Shrines to accident victims or saints along the road in Argentina are a very common sight. A visitor to the country might mistake devotion for excessive littering at times when passing by shrines to Difunta Correa.
While driving from Mendoza to the foothills of the Andes near Uspallata, we passed the largest such shrine we’d see so far. It’s an interesting sight and story to share.
Difunta Correa refers to the legend of a woman who attempted to find her husband during a time of war in Argentina in the 1800’s. While trailing the marching army through the desert with her baby, she died of dehydration. Her infant child was found alive, nursing at her breast by traveling gauchos. Hundreds if not thousands of roadside shrines throughout the country pay homage to Difunta Correa (Deceased Correa) and her thirst by housing piles of full water bottles and other offerings.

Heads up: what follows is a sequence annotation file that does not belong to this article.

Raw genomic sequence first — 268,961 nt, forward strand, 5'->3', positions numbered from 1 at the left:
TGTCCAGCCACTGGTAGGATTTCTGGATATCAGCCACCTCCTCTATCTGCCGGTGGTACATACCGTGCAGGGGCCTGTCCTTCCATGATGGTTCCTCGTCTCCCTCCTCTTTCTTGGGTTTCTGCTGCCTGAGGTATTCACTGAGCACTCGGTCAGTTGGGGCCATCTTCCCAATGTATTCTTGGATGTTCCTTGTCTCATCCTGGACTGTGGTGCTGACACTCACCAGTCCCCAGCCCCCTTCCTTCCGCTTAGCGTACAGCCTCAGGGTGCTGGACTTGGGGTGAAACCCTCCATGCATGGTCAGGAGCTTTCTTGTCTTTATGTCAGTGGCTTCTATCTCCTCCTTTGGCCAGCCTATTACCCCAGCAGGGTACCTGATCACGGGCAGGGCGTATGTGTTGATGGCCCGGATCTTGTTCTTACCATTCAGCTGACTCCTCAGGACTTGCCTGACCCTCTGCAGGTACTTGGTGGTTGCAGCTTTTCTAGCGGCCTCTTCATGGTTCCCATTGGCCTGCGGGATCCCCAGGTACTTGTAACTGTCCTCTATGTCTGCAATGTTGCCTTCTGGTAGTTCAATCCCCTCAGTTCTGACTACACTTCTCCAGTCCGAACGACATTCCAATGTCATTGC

Ruta 7 into the Andes from Mendoza is a beautiful, but desolate stretch of highway. While we probably noticed 10-12 shrines to Difunta Correa on our 2 hour drive, none was larger than this one.
When we stopped for a closer look at this one, Ben and Molly were upset by the apparent waste of water. When Erica decided to contribute one of the bottles we’d recently bought, Ben nearly revolted.
Driving in Costa Rica and Argentina has been an adventure at times. We’ve rented cars a number of times as well as simply being passengers. It’s provided a very different opportunity to experience the country than can be found onboard a bus. I’m somewhat fearful for my newfound driving techniques when we return though. My favorite is the habit of honking upon approach of a 4-way stop with no change in speed, as if to announce, “here I come, out of the way!”
Drive like that in Portland and you’ll get a double latte chucked on your car.